Perspectives: New Texas Abortion Law
Texas' new ban on most abortions, coupled with the Supreme Court's decision not to hear a challenge to the law, has revived sharp divisions on abortion among Americans. In public opinion polls, abortion consistently ranks among America's most divisive issues. The new law bans abortion if a fetal heartbeat is detected, which usually takes place six weeks into a pregnancy. The law also bars state officials from enforcing it, and instead authorizes private persons to bring civil action against people who perform or knowingly assist the abortion process.
News outlets and columnists across the spectrum have highlighted the ban this week. Left- and center-rated voices were often critical of the ban. Many raised concerns about victims of rape and incest not having abortion access; many also accused conservatives of hypocrisy for supporting personal choice on COVID-19 pandemic guidelines but not abortion. Some libertarian voices questioned the ban's constitutionality and its alignment with Supreme Court precedent. Right-rated voices often celebrated the ban, with some praising it for enacting "strong legislative protections for unborn children"; some on the right raised concerns that the ruling could hurt Republican chances in upcoming elections due to the general support among Americans for keeping abortion legal.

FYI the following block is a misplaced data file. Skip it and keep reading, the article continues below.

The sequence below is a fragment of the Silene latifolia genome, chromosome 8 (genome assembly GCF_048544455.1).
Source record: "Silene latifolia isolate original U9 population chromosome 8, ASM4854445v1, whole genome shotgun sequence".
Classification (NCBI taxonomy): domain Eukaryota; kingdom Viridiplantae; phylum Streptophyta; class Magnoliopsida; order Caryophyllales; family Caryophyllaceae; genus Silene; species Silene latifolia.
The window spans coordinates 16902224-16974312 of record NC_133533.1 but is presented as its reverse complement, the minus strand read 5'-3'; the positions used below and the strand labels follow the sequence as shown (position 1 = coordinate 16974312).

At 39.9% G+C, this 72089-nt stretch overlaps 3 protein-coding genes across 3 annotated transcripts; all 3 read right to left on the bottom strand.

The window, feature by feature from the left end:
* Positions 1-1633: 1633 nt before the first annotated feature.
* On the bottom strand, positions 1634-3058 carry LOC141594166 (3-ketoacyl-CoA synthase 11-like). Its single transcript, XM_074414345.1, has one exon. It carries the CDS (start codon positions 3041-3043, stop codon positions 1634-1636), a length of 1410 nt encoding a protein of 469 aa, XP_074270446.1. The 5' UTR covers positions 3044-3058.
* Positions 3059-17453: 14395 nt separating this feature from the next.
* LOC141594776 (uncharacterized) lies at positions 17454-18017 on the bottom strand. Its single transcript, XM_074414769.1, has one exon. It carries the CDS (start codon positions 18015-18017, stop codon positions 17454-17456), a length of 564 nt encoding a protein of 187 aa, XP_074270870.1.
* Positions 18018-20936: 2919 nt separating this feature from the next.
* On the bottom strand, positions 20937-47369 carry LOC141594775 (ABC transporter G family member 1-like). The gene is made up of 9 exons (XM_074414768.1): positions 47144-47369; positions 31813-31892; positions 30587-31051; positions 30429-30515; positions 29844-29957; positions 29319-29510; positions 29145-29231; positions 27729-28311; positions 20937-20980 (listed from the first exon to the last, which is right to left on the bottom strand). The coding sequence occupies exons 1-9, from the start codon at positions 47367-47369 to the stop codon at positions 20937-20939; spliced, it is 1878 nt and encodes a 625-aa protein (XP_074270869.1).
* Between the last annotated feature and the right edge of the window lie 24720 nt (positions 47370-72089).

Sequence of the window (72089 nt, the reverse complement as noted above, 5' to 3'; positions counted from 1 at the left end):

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From the RightSupreme Court Gets It Right on Texas Abortion Law
Just before midnight, the Supreme Court, over the incoherent objections of four dissenting justices, denied the request by Texas abortion providers for emergency relief against the Texas Heartbeat Act. The compelling procedural grounds on which five justices — Clarence Thomas, Samuel Alito, Neil Gorsuch, Brett Kavanaugh, and Amy Coney Barrett — ruled have no direct bearing on the substantive question whether the Court will overturn Roe v. Wade and Planned Parenthood v. Casey in next term’s blockbuster abortion case, Dobbs v. Jackson Women’s Health Organization. But the clarity, courage, and commitment to the rule of law that the five justices demonstrated...
From the CenterAbout six-in-ten Americans say abortion should be legal in all or most cases
Abortion has long been a contentious issue in the United States, and it is one that sharply divides Americans along partisan, ideological and religious lines.
Today, a 59% majority of U.S. adults say abortion should be legal in all or most cases, while 39% think abortion should be illegal in all or most cases. These views are relatively unchanged in the past few years. The latest Pew Research Center survey, conducted April 5 to 11, finds deep disagreement between – and within – the parties over abortion. In fact, the partisan divide...
From the LeftTexas' repugnant abortion law is pure Republican hypocrisy
The cry of "Freedom!" echoes across the land, rising from places like Texas, controlled by Republican officials who are using every tool at their disposal to ban mask mandates or vaccine requirements. It's curious, then, that as of Wednesday morning, the women of Texas are essentially banned from choosing to get an abortion.
The same politicians who declare that mask requirements are an intolerable intrusion by government into sacrosanct individual freedom, have just imposed the country's most restrictive abortion law since the Supreme Court made abortion legal in the landmark 1973 decision, Roe v....
June 3rd, 2023
June 3rd, 2023